LNG is the best fuel option for owners considering how to extend vessel life and secure CII compliance through retrofit, according to SEA-LNG.
n a piece of analysis, SEA-LNG finds significant benefits to a business choosing an LNG retrofit over fuelling with VLSFO or retrofitting an HFO vessel with scrubbers, based on a ten-year payback period.
Increasingly stringent environmental regulations will drive down the CII grades for existing ships and will have a detrimental effect on charter rates for those powered using fuel oil.
The financial viability of vessels that are just a few years old will be under severe threat if significant action to reduce emissions is not taken, such as an alternative fuel retrofit.
SEA-LNG’s latest analysis also looks at the investment performance of three 2-stroke propulsion options. These were evaluated to compare the most cost-effective solutions available for ship owners:
- A current VLCC sailing on VLSFO;
- A retrofitted VLCC sailing with scrubbers on HFO;
- A retrofitted VLCC sailing on LNG.
The simple tool allows users a “Readers’ Choice” to compare fuel prices which generate the same investment returns for each possible investment decision.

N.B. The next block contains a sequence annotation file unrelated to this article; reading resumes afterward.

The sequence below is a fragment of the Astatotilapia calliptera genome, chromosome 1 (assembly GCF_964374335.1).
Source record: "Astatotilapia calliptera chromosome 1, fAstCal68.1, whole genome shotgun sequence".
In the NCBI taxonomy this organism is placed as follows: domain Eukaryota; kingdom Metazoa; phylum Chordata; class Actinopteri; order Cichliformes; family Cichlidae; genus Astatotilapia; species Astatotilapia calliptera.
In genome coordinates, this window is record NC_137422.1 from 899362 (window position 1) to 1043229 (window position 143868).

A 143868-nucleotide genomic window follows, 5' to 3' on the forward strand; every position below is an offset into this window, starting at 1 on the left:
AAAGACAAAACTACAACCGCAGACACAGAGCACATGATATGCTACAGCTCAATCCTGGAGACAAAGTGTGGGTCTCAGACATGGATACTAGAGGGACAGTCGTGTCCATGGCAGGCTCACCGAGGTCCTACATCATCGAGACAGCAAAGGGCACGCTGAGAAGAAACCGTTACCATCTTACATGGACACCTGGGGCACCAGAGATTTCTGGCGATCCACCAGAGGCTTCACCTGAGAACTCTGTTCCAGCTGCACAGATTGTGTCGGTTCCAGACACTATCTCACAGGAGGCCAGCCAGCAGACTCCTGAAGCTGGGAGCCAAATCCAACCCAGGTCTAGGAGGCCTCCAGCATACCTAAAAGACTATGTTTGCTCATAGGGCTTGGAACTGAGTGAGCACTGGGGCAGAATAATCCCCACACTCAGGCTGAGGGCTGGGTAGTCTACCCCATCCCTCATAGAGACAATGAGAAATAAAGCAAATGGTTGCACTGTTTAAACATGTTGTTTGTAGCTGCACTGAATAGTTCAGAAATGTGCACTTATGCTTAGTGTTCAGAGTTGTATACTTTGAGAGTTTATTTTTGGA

The climate emergency we face is a stock problem, and a flow problem. By choosing to retrofit their existing vessels, owners will be able to reduce GHG emissions now and over the remaining lifetime of the vessel, keeping GHGs from entering the atmosphere
said Adi Aggarwal, General Manager at SEA-LNG.
He also added that “retrofitting vessels provides a faster and cheaper route to the lower emission fuels that are essential to reduce shipping emissions. As alternative fuels and regulations progress, it’s important that we re-evaluate previous investments. LNG retrofits now have a strong business case.”
In addition, retrofitting vessels to use LNG fuel helps to future proof vessels, reducing costs and improving returns, says the paper. For owners, modernising a ship through retrofit can be carried out more quickly than building a new vessel.
New vessels typically take around two years to build. Accessing and scheduling work with a retrofit yard is often easier, as they have more capacity than newbuild yards. Retrofitting can also be arranged as part of a scheduled drydock call for a VLCC, meaning out of service time is reduced across the entire project
Finally, the paper concludes that adopting LNG fuel on a VLCC improves CII ratings substantially, giving and maintaining a one to two grade improvement over alternatives throughout the remaining lifetime of the vessel.
The gap in ratings between LNG and HFO scrubber or VLSFO retrofit options provides a commercial chartering financial advantage to owners who choose the LNG pathway